As Tories rise in polls, so do calls for June vote

Pressures are piling up on Prime Minister Margaret Thatcher to call a general election in June and take advantage of the ruling Conservative Party's soaring popularity and the comparative disarray of its political opponents. According to one recent public opinion poll, the Tories are now 15 percentage points ahead of the Labour party, and Mrs. Thatcher's personal popularity is far greater than that of the Labour leader, Neil Kinnock. Just a week earlier, two other opinion polls showed the Tories ahead by 11 to 12 points.

More crucial for the party's planners, the government has begun to command support from more than 40 percent of the electorate. This is the magic figure that the pundits say Thatcher must maintain if she is to be certain of returning to power for a third term as prime minister.

Thatcher does not have to call a general election until June next year. But British premiers seldom let their governments run for a full five-year term. They like to unleash the electoral forces several months ahead of time and take advantage of surges of popularity. In Britain, general election campaigns are short, sharp affairs and seldom run longer than four weeks.

Until a week or two ago, many Tory insiders were predicting that Thatcher would go for an October general election. Now the same people are saying that there is such a tidal wave of support for the Tories that if the decision to call an election is delayed for too long, some unforeseen setback might intervene and destroy the present opportunity of victory.

In the view of many observers, the most authoritative opinion poll in the past few weeks was carried out by Gallup early in April. It showed the Tories with 40.5 percent, the Liberal-Social Democratic Party alliance 29 percent, and Labour 28 percent.

The poll sample showed only 14 percent believing Mr. Kinnock would make the ``best leader.'' Two-thirds of the sample said that Labour's program, which includes nuclear disarmament and opposes the Tory government's trade union reform laws, is ``too extreme.''

For the Labour Party, the latest poll results contain little good news. They suggest that Kinnock's determined attempts to launch Labour under a ``red rose'' emblem and with ``caring'' social policies has run out of steam.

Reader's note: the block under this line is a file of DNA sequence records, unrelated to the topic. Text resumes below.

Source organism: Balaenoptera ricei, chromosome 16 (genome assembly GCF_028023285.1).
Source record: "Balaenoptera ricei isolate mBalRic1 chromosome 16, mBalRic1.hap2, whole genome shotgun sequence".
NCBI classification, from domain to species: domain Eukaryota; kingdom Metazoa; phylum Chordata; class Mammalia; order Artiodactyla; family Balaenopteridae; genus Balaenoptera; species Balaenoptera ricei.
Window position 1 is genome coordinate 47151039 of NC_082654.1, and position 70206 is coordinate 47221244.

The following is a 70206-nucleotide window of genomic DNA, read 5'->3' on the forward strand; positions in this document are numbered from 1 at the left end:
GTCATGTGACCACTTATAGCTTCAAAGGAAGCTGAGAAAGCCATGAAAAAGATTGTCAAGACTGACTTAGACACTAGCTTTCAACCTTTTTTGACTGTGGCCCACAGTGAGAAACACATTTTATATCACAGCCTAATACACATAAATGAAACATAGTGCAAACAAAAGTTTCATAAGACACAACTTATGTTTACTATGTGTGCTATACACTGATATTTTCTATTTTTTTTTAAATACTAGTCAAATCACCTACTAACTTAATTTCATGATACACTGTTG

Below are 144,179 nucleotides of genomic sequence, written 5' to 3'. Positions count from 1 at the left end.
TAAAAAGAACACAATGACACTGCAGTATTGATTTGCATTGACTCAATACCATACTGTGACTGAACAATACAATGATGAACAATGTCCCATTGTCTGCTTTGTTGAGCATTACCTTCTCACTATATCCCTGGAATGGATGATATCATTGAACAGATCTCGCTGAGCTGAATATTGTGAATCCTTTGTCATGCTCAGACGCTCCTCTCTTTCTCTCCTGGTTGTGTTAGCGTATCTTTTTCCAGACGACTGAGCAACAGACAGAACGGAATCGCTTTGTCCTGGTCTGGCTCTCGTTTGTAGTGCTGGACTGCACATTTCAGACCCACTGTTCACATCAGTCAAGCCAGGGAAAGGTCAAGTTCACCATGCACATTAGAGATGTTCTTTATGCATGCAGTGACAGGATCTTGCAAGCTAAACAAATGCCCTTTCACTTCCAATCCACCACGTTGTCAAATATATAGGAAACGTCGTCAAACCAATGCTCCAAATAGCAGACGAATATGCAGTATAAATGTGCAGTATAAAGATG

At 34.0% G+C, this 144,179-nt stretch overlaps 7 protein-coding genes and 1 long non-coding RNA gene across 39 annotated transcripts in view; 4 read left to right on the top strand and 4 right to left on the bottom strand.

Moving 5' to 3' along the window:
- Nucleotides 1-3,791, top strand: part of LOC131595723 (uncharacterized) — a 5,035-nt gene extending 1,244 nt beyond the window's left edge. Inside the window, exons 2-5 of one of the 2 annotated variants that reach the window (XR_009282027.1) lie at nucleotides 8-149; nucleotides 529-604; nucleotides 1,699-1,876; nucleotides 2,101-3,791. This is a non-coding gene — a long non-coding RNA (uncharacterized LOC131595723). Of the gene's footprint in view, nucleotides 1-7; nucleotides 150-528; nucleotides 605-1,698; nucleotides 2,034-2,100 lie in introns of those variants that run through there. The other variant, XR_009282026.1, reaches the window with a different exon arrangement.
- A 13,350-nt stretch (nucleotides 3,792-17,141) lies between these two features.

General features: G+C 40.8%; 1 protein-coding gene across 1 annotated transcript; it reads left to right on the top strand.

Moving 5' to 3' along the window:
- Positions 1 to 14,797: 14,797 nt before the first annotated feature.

Thatcher is understood to be determined to launch a new political program if and when she returns to power. She wants to carry on with tax reform (Chancellor Nigel Lawson's budget a month ago sliced 2 percent off the basic rate of income tax), push through education policy changes, and mount an assault on inner city decay.

But until she gets a renewed mandate from the electorate she is not in the best position to spearhead such a campaign.

Although the public opinion polls look good for Thatcher, they could just conceivably be hiding some nasty shocks for the Tories. Kinnock says he would never agree to working with the alliance parties, but it is possible that Labour and the alliance, by combining, could rob Thatcher of an absolute parliamentary majority.

In fact, the alliance, jointly led by David Owen and David Steel, constitutes a strategic threat to Thatcher's hopes of a third term as prime minister. And there may soon be a signal that will suggest the extent to which alliance support is building.

On May 7, there will be local elections in England and Wales. In such votes the alliance frequently does well. If they score well at the local level, this might create a groundswell for Mr. Steel and Dr. Owen that their political forces can take advantage of at a general election.

May 7 thus looks like a critical date in the Thatcher countdown to general election day. If the alliance chalks up a lot of support, the prime minister may decide that the risk of the alliance and Labour combining is too great. But if the alliance does only moderately well, and the Tories continue to hold up in the opinion polls, Thatcher would probably be safe to assume that a June victory is hers for the taking.

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